Some clients are amazing. The best will be great communicators, provide super detailed briefs, pay on time and give lovely referrals. But not all clients can be the best, in fact, sometimes the only thing you can do as a freelancer is remove yourself from the situation entirely. That’s what Selena in the Creative Freelancers UK Facebook group did:
“I have rather a lot of horror stories, from being ghosted to bad clients and walking out of a long contract because my manager kept redoing all my work “because he didn’t like the file names””
This next one from Melissa in the Creative Freelancers UK Facebook group is a long one but we promise it’s worth the read. It has everything: drama, intrigue, a rotating cast of client personnel, and of course, late payment.
“Had a client book me for 6 weeks. When I arrived at their offices for a briefing meeting, it turned out that the person who had negotiated my contract didn’t tell the person I would be working closely with about my pre-booked holiday, which clashed with a key deadline for the project. The person managing the project flipped out and told the guy who had negotiated my contract to find someone else with the level of availability she needed.
He diverted me to another project. I had 3 meetings about it with different people that same day, and none of them described the project in the same terms. I did two days of work on the project I was reassigned to, then sent what I had done by email. Two hours later, at 7 pm, I got an email canceling the rest of the contract.
I had been planning to have the following week as a staycation with my husband, but instead I had to start a different contract because we couldn’t afford for me to take extra days unpaid spontaneously (nursery fees!).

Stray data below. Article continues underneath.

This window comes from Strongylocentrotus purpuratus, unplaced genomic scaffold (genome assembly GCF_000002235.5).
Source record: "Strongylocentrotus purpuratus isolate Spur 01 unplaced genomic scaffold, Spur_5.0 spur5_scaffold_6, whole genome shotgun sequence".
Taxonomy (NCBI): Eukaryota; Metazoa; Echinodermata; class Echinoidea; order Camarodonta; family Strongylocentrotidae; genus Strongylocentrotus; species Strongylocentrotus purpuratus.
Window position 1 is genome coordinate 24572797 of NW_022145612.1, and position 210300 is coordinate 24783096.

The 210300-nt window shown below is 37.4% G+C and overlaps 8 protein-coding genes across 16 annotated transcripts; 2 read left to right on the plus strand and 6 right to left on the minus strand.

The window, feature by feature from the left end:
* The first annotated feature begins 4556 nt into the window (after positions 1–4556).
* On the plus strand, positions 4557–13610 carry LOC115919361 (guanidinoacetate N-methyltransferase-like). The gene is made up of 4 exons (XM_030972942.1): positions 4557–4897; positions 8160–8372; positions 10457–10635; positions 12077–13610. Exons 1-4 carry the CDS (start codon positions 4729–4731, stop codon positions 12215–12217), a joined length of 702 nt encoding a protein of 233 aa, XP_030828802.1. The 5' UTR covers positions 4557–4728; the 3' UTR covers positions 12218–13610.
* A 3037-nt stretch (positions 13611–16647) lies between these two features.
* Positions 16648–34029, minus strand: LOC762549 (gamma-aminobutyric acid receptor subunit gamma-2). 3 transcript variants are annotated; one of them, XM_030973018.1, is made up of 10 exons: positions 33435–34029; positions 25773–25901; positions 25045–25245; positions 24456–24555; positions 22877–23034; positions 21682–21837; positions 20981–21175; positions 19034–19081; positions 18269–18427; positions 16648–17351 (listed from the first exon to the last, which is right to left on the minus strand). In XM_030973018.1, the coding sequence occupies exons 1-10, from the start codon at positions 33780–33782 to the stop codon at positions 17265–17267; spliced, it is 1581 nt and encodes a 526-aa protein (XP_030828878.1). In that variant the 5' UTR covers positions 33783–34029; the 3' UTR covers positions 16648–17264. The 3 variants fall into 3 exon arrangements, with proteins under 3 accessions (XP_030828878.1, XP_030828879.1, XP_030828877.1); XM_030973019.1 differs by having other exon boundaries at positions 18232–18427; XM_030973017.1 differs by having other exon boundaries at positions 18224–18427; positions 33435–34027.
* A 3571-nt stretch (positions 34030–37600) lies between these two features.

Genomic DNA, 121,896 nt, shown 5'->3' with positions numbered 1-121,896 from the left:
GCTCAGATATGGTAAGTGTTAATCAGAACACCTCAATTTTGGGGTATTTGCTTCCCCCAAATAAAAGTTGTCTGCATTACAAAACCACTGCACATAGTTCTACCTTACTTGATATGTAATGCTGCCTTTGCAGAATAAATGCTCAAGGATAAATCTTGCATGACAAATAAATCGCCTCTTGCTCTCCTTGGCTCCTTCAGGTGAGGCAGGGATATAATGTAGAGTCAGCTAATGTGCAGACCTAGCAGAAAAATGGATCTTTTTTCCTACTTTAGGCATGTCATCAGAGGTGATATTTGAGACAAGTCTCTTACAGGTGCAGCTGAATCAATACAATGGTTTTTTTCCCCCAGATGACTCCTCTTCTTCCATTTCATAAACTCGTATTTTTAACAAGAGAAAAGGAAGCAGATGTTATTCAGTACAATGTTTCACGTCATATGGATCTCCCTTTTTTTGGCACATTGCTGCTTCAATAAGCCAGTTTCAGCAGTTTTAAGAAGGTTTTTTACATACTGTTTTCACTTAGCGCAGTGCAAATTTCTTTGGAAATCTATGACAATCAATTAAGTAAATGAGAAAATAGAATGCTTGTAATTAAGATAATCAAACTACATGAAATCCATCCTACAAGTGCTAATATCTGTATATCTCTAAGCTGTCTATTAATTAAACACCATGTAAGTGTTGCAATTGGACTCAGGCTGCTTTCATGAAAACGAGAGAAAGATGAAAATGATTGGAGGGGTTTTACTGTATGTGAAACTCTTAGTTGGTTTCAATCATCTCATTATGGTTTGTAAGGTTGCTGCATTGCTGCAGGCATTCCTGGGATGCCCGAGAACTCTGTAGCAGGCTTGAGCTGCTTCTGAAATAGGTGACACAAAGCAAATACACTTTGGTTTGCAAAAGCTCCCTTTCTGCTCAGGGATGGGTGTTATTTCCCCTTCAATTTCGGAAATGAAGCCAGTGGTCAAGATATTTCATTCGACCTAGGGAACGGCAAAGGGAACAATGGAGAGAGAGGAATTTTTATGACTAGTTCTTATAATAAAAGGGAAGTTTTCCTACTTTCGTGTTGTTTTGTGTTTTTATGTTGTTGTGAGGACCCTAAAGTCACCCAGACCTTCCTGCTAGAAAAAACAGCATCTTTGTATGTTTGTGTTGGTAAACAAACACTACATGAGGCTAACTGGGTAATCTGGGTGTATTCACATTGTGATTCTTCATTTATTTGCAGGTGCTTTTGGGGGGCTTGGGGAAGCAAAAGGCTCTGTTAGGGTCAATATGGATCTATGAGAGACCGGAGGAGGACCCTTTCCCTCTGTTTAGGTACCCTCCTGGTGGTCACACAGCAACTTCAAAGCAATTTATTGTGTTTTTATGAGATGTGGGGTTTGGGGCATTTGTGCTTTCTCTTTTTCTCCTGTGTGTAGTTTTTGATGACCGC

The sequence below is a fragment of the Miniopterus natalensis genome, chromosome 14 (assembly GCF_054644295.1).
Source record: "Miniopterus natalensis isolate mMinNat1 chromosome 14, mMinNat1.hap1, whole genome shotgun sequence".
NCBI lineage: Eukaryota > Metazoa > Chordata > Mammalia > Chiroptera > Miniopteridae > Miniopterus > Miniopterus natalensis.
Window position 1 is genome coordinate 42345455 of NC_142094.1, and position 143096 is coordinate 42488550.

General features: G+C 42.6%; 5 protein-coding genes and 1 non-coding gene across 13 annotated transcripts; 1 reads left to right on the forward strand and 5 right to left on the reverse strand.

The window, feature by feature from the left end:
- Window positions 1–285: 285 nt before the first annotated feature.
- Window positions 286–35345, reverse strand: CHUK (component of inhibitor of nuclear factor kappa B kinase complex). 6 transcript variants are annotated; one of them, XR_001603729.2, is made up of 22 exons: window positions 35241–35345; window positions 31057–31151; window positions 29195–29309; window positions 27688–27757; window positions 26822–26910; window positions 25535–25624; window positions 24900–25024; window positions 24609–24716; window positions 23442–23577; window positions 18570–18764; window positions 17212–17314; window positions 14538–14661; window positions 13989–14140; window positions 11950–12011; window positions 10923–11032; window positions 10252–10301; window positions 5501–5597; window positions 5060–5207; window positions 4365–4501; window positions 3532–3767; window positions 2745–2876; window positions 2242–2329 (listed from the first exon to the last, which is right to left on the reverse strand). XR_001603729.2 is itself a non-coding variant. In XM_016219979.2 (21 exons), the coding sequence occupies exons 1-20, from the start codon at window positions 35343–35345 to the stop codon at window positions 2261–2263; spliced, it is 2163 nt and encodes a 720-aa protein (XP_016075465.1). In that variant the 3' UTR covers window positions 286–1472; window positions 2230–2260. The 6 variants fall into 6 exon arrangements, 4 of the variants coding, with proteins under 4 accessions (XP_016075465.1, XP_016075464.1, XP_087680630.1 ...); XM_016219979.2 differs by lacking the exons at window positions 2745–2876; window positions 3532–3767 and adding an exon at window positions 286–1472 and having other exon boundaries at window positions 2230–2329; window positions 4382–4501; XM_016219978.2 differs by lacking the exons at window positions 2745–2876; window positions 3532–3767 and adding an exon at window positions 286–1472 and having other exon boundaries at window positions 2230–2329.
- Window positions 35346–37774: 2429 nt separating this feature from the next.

I sent my invoice for the days I had worked. A few days later, the person who had negotiated my contract called to say the person who had flipped out was contesting the number of hours I had stated I worked on her project. She said our meeting was 1 hour. I pointed out that I had arrived at the office at 9.30 am and been asked to read relevant documents for 3 hours prior to the meeting time, which means the time was billable.
I was so incensed, told the guy if he wanted to nickel and dime me over this, word would get round and he’d probably struggle to get a freelancer to work on anything again. He grasped my point and said he would sort it out internally.
Fast forward a few weeks….the invoice hit 5 days past due so I sent a gentle email prompt to the admin person. I got a reply from the MD saying that the admin person had quit and not left a record of which invoices were outstanding, so could I please resend my invoice? I did so immediately.
Three work days later, no payment. I chased the MD again. Two days later she replied to say that the guy who did the bookkeeping had left the online banking details locked in a drawer and was out for the week, so I would be paid the following week. I finally got the payment 2 weeks later! What a farce that was.”
As bad as all these stories may sound, we found that so many of them resulted in freelancers taking better precautions and learning from their experiences. It’s why we like to encourage sharing the bad times just as much as the good times, because when you do, you can help a fellow freelancer avoid the same outcomes.